Forum for Science, Industry and Business

Sponsored by:     3M 
Search our Site:

 

Astronomers detect stellar ashes at dawn of time

11.04.2002


Using a powerful instrument on a telescope in Hawaii, UK astronomers have found ashes from a generation of stars that died over 10 billion years ago. This is the first time that the tell-tale cosmic dust has been detected at such an early stage in the evolution of the universe.

Dr. Kate Isaak of Cambridge University will be announcing these exciting new results at the National Astronomy Meeting in Bristol on 11th April 2002.

Using the SCUBA (Submillimetre Common-User Bolometer Array) camera on the James Clerk Maxwell Telescope in Hawaii, the team of British astronomers observed a sample of the most distant quasars known, to detect their primeval `host` galaxies. The submillimetre wavelength radiation detected by SCUBA comes from large amounts of cool dust, a substance formed in supernovae and/or the atmospheres of old stars.



Team leader Dr. Robert Priddey (Imperial College) said "These quasars are the most distant submillimetre sources known. We`re looking more than nine-tenths of the way back to the birth of the universe in the Big Bang."

The quasars are extremely far from us, as measured by their very high redshifts of 5-6. These huge distances mean that their light was emitted when the universe was less than a tenth of its current age -- a mere billion years after the Big Bang. Consequently, the host galaxies are caught when they are extremely young, and when astronomers might expect to see a burst of star formation.

Dr. Priddey explained "It`s amazing enough that these quasars, powered by billion solar mass black holes, should already exist only a billion years after the Big Bang. That these quasars also appear to contain so much dust yields important clues to the formation of massive galaxies in the youthful cosmos."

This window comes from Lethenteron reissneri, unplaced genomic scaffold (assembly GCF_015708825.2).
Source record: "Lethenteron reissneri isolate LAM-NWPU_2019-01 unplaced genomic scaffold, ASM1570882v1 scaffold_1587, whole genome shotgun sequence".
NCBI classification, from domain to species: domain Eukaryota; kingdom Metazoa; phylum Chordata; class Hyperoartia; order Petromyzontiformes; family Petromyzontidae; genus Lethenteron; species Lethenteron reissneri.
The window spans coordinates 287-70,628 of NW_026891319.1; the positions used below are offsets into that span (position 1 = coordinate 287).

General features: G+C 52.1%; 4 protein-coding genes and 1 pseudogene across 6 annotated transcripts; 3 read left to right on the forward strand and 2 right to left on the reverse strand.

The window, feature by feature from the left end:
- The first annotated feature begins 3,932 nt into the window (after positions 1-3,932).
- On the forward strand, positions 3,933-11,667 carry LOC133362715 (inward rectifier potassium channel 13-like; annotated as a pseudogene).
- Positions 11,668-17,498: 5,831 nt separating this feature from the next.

Although it is not yet known whether the dust in these quasars is heated by hot, young stars within the galaxy, or directly by the quasar itself, the very existence of the dust and its constituent elements such as silicon and carbon implies that a large mass of stars have already been born, grown old and expired, within only a billion years of the Big Bang.

Dr. Isaak said "These observations of very distant quasars are part of a programme looking at the submillimetre emission of quasars from low to high redshift. If we hunt for ever higher redshift quasars, we might catch the epoch at which the first dust forms."

Team member Dr. Richard McMahon (University of Cambridge) added "The stars that made the carbon and silicon in these quasars are probably like the stars that made the carbon in our own bodies. It is very exciting to be able to learn when the chemical elements in our bodies were made. These quasars seem to be forming stars at a rate of around 1000 stars like the Sun per year."

Dr Robert Priddey | alphagalileo

More articles from Physics and Astronomy:

nachricht Discovery of an Extragalactic Hot Molecular Core
29.09.2016 | National Astronomical Observatory of Japan

nachricht Swiss space research reaches for the sky
29.09.2016 | Schweizerischer Nationalfonds SNF

All articles from Physics and Astronomy >>>

The most recent press releases about innovation >>>

Die letzten 5 Focus-News des innovations-reports im Überblick:

Im Focus: New welding process joins dissimilar sheets better

Friction stir welding is a still-young and thus often unfamiliar pressure welding process for joining flat components and semi-finished components made of light metals.
Scientists at the University of Stuttgart have now developed two new process variants that will considerably expand the areas of application for friction stir welding.